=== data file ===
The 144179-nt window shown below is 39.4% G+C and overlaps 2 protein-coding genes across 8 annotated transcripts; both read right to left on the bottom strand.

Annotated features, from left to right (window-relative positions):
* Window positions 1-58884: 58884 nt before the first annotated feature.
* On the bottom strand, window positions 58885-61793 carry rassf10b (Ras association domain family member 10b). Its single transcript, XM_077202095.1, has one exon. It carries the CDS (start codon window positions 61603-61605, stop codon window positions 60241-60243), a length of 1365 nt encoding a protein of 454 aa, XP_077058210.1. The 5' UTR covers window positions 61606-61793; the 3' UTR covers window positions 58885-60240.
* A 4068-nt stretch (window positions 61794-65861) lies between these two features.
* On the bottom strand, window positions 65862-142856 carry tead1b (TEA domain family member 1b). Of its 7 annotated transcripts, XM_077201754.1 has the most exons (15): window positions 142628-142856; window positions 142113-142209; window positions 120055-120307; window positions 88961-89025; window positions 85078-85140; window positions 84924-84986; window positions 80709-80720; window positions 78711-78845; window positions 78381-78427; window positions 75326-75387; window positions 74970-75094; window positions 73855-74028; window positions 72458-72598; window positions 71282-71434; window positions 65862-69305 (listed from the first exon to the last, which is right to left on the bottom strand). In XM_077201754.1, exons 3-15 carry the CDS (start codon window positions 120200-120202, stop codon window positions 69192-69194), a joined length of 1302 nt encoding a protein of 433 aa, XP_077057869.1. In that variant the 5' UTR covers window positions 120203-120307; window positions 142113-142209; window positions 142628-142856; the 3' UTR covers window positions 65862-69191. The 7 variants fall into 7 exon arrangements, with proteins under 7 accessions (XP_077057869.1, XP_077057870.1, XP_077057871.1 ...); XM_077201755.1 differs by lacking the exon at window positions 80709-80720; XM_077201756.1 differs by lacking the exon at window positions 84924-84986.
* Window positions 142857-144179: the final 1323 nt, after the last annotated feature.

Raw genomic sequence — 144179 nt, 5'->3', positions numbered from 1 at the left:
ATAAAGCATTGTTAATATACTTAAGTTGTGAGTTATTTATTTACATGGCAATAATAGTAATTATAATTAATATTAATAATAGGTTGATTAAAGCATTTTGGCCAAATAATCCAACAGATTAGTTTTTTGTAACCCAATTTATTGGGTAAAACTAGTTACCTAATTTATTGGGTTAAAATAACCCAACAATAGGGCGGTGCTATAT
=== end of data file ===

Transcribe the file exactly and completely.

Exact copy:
The 144179-nt window shown below is 39.4% G+C and overlaps 2 protein-coding genes across 8 annotated transcripts; both read right to left on the bottom strand.

Annotated features, from left to right (window-relative positions):
* Window positions 1-58884: 58884 nt before the first annotated feature.
* On the bottom strand, window positions 58885-61793 carry rassf10b (Ras association domain family member 10b). Its single transcript, XM_077202095.1, has one exon. It carries the CDS (start codon window positions 61603-61605, stop codon window positions 60241-60243), a length of 1365 nt encoding a protein of 454 aa, XP_077058210.1. The 5' UTR covers window positions 61606-61793; the 3' UTR covers window positions 58885-60240.
* A 4068-nt stretch (window positions 61794-65861) lies between these two features.
* On the bottom strand, window positions 65862-142856 carry tead1b (TEA domain family member 1b). Of its 7 annotated transcripts, XM_077201754.1 has the most exons (15): window positions 142628-142856; window positions 142113-142209; window positions 120055-120307; window positions 88961-89025; window positions 85078-85140; window positions 84924-84986; window positions 80709-80720; window positions 78711-78845; window positions 78381-78427; window positions 75326-75387; window positions 74970-75094; window positions 73855-74028; window positions 72458-72598; window positions 71282-71434; window positions 65862-69305 (listed from the first exon to the last, which is right to left on the bottom strand). In XM_077201754.1, exons 3-15 carry the CDS (start codon window positions 120200-120202, stop codon window positions 69192-69194), a joined length of 1302 nt encoding a protein of 433 aa, XP_077057869.1. In that variant the 5' UTR covers window positions 120203-120307; window positions 142113-142209; window positions 142628-142856; the 3' UTR covers window positions 65862-69191. The 7 variants fall into 7 exon arrangements, with proteins under 7 accessions (XP_077057869.1, XP_077057870.1, XP_077057871.1 ...); XM_077201755.1 differs by lacking the exon at window positions 80709-80720; XM_077201756.1 differs by lacking the exon at window positions 84924-84986.
* Window positions 142857-144179: the final 1323 nt, after the last annotated feature.

Raw genomic sequence — 144179 nt, 5'->3', positions numbered from 1 at the left:
ATAAAGCATTGTTAATATACTTAAGTTGTGAGTTATTTATTTACATGGCAATAATAGTAATTATAATTAATATTAATAATAGGTTGATTAAAGCATTTTGGCCAAATAATCCAACAGATTAGTTTTTTGTAACCCAATTTATTGGGTAAAACTAGTTACCTAATTTATTGGGTTAAAATAACCCAACAATAGGGCGGTGCTATAT